Early in the 20th century, Constanta and its Black Sea resorts were the toast of Central Europe and the Balkans, rivaling such legendary spas as Marienbad. Romania's king summered at nearby Mamaia, and European aristocracy thronged the Art Nouveau Casino. Wars and the Communist Era intervened, placing Constanta off limits. Today, travelers are again exploring the Black Sea Coast, discovering both its gracious old seaside resorts and its ancient cultural legacy. For the shores of the Black Sea are truly ancient lands, first settled by Greek colonists and later ruled by Roman Emperors. Indeed, Constanta and Romania present a fascinating mosaic of cultural sites, from ancient Greek cities and Roman monuments to early Christian hermitages and 16th century mosques.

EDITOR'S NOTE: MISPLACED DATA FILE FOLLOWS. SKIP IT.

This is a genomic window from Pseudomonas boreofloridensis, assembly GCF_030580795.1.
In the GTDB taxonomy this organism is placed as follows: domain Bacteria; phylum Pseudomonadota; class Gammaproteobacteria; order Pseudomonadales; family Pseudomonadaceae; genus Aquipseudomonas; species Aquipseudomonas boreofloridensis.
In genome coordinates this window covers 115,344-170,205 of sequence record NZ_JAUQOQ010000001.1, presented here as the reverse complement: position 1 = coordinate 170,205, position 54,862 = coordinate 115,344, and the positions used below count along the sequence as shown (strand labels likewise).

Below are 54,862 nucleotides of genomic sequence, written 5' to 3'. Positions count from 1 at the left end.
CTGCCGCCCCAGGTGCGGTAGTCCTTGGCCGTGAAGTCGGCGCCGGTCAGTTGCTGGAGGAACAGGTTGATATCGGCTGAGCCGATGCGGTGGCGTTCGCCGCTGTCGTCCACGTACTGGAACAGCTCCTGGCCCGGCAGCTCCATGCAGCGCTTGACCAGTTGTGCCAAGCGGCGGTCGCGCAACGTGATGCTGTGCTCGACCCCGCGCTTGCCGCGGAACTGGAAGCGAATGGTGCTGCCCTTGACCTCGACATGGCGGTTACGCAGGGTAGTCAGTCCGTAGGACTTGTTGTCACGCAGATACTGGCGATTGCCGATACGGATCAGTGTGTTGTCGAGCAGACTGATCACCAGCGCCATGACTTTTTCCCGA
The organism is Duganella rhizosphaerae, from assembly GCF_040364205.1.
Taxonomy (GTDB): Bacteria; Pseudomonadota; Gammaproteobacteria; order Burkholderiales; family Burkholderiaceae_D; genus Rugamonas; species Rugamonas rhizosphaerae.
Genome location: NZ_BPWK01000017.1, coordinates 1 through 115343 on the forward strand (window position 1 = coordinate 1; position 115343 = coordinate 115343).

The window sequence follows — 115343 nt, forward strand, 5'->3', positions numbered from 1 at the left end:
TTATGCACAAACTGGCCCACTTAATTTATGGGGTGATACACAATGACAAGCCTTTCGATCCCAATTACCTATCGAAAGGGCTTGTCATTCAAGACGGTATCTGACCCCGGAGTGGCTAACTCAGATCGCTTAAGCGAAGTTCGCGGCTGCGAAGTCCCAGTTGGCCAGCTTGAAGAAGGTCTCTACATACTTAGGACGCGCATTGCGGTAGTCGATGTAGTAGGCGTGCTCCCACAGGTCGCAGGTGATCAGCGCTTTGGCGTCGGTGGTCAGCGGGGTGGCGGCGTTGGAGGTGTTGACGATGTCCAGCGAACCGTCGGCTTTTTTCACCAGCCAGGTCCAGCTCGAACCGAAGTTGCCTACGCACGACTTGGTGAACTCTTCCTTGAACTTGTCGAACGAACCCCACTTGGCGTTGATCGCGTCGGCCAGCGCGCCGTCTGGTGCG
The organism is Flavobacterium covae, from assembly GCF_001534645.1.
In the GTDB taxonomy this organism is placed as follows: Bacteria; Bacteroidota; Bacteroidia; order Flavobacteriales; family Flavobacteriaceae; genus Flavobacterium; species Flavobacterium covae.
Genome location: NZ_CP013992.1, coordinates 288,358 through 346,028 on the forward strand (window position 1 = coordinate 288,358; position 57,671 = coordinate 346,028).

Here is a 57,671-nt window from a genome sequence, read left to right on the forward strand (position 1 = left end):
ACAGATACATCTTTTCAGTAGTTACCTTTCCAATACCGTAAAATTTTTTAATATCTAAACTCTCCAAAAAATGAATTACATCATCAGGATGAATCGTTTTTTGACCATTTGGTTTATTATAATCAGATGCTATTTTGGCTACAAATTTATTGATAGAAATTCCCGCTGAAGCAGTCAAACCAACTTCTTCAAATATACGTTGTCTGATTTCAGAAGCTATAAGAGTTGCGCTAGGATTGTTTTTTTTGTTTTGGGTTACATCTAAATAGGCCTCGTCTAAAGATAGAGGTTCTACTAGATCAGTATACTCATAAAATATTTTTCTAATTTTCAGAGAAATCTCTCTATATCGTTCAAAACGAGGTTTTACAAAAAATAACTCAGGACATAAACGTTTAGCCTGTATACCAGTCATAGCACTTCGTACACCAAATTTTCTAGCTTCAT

In 8 A.D. the Emperor Augustus sent the lyric poet Ovid into exile at Constanta. The poet mourned a life far from the flesh pots of imperial Rome, dying eight years later. Today his statue stands before the Museum of National History in Ovid Square.